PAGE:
Strong flavors and inexpensive ingredients make asopao de chuleta ahumada a very popular dish for informal get-togethers. Find out how comforting and filling this smoked rice and pork chop soup is, just how easy it is to make it, and all our favorite ways to serve it.
Why we ❤️ it
It is amazing how two dishes can have almost the same ingredients and still produce different results. Asopao de chuleta is like the comforting, more frugal twin of locrio de chuleta (pork chop rice recipe).
Asopaos, thick rice pottages that combine rice, vegetables, and some kind of protein are very popular in our country, starting with the best-known one: asopao de pollo (rice chicken pottage), and my favorite, asopao de camarones (shrimp and rice pottage).
Asopao de chuleta is a favorite of many dominicanos because chuletas are inexpensive, and this asopao is easier to cook than other meat and seafood asopaos, and is perfect for any cocina'o or juntadera (informal get-together).
Asopao is a main dish that is often served with no side dishes, though for many some avocado is an absolute must. If circumstances allow, for this rice and pork chop soup tostones or a few pieces of casabe go great with it.
For many, agrio de naranja or hot sauce is also a necessity when served any asopao.
Some people prefer their asopao on the soupier side, some prefer it thicker. The latter is what I show in the pictures.
About this recipe
Like other asopao recipes in our collection, with this one, I wanted to go with something a little more vegetable-rich, but you can do it more basic, simpler; instructions are included in the recipe. Later on, after you've cooked it more than once, you can adapt it to your gusto (taste).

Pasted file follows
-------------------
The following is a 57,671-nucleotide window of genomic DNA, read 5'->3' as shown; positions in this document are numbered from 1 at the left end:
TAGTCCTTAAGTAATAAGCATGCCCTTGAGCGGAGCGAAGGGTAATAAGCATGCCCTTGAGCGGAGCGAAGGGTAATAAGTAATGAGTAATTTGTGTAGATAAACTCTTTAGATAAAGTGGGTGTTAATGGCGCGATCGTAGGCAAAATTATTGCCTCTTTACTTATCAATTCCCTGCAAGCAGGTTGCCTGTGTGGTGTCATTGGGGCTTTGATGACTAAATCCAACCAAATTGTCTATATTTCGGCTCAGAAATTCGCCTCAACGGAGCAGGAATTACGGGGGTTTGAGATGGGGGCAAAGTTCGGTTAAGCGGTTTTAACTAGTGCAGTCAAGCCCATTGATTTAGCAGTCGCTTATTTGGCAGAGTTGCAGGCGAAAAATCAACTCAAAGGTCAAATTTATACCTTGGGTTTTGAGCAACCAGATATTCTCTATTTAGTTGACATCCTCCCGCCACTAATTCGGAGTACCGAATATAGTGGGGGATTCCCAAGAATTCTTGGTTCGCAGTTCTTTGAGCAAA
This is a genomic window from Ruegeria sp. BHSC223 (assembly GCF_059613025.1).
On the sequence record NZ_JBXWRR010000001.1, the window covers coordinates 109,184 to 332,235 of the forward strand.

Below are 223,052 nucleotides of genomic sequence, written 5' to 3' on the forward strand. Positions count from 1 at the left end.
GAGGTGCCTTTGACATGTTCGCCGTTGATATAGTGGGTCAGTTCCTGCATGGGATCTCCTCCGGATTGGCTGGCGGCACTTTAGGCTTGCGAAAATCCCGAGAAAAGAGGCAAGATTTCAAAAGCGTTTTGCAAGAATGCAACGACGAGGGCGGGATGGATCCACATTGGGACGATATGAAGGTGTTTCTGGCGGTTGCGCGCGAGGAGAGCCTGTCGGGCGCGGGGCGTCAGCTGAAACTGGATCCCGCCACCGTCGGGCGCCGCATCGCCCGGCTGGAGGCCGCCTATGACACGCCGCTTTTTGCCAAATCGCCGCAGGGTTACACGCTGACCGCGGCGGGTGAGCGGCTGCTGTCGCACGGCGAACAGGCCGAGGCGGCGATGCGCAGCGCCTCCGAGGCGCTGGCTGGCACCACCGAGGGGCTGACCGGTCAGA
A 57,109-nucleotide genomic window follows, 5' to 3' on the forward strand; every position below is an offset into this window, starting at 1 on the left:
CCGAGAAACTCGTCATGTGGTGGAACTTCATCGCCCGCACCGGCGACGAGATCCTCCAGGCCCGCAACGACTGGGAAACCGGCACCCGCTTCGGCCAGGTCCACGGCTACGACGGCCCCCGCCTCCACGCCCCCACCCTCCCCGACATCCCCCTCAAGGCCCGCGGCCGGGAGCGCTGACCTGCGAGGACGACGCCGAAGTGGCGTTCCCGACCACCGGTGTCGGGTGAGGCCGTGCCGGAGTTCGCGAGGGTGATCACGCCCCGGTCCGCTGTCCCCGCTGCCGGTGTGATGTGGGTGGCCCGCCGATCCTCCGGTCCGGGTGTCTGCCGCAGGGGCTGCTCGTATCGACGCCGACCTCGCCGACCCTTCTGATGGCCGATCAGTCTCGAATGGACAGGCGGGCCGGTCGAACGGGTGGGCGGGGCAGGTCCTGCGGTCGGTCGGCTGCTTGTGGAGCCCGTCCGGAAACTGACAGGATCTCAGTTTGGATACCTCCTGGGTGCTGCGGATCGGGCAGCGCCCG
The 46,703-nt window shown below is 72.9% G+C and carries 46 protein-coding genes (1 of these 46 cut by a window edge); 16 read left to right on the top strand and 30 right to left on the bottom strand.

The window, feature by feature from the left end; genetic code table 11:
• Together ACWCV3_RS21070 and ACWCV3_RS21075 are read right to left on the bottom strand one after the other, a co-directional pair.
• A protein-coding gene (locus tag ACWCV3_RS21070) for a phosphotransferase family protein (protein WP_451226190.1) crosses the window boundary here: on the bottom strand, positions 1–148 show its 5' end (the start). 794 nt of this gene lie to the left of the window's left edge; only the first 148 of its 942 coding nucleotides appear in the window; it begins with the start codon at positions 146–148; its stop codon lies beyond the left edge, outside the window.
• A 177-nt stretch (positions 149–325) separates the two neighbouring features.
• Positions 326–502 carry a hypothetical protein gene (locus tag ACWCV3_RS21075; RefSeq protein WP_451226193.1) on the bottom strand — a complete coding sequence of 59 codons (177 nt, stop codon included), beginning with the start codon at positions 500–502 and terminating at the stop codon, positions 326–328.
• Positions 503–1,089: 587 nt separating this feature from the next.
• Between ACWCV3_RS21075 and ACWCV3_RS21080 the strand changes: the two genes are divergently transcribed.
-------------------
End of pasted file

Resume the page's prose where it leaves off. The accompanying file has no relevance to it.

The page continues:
This recipe yields 6 servings.
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Asopao de Chuleta Recipe (Rice and Smoked Pork Chops Soup)
- 1 pound smoked pork chops, [0.45 kg], chopped (save bones)
- 2 ½ tablespoon oil for frying
- ¼ teaspoons pepper (freshly-cracked, or ground)
- 3 cloves garlic
- 1 cubanela (cubanelle pepper), or bell pepper, chopped
- ¼ cup capers, (optional)
- 1 dozen pitted green olives, (optional)
- ¼ teaspoon oregano (dry, ground)
- 1 large carrot, diced (optional)
- ¼ cup of peas, (petit pois, optional)
- 1 pound auyama (kabocha squash), diced (optional)
- 1 cup tomato sauce
- 3 teaspoons salt, (may need more)
- 2 cups rice
- 2 tablespoon chopped cilantro, (or parsley)
- In an aluminum pot (Amazon affiliate link) or cast iron (minimum 5 liters [1.5 gal] capacity) heat half the oil over medium-high heat.Add the pork chops and bones in the hot oil, and cook stirring to brown. Discard excess fat if you find it necessary.
- Add black pepper, garlic, cubanelle peppers, capers, olives, oregano, carrot, peas, and auyama, and stir to mix. Stir frequently to cook evenly for 5 minutes. Stir in tomato sauce and salt and stir to combine.
- Pour in 2 quarts (about 2 liters) of water and bring to a boil over medium-low temperature. Once it breaks the boil, stir in the rice.Simmer, stirring often to avoid the rice from sticking to the bottom of the pot.Once the rice has doubled in size, the grains have opened, and it has reduced to the consistency you prefer (see notes). Taste and season with salt to taste if you find it necessary. Remove the bones and discard them. Stir in the cilantro. Remove from the heat.
- Serve hot. Check serving suggestions above the recipe.
Tips and Notes
Nutritional information is calculated automatically based on ingredients listed. Please consult your doctor if you need precise nutritional information.
There isn't a specific word for Asopao in English, but my preferred translation is "rice pottage" preceded by the type of protein it is based on.
Asopao – a contraction of asopado, meaning "soupy" – is both a Dominican and a Puerto Rican dish. Similar dishes are common throughout Latin America.
Published Jan 22, 2013, revised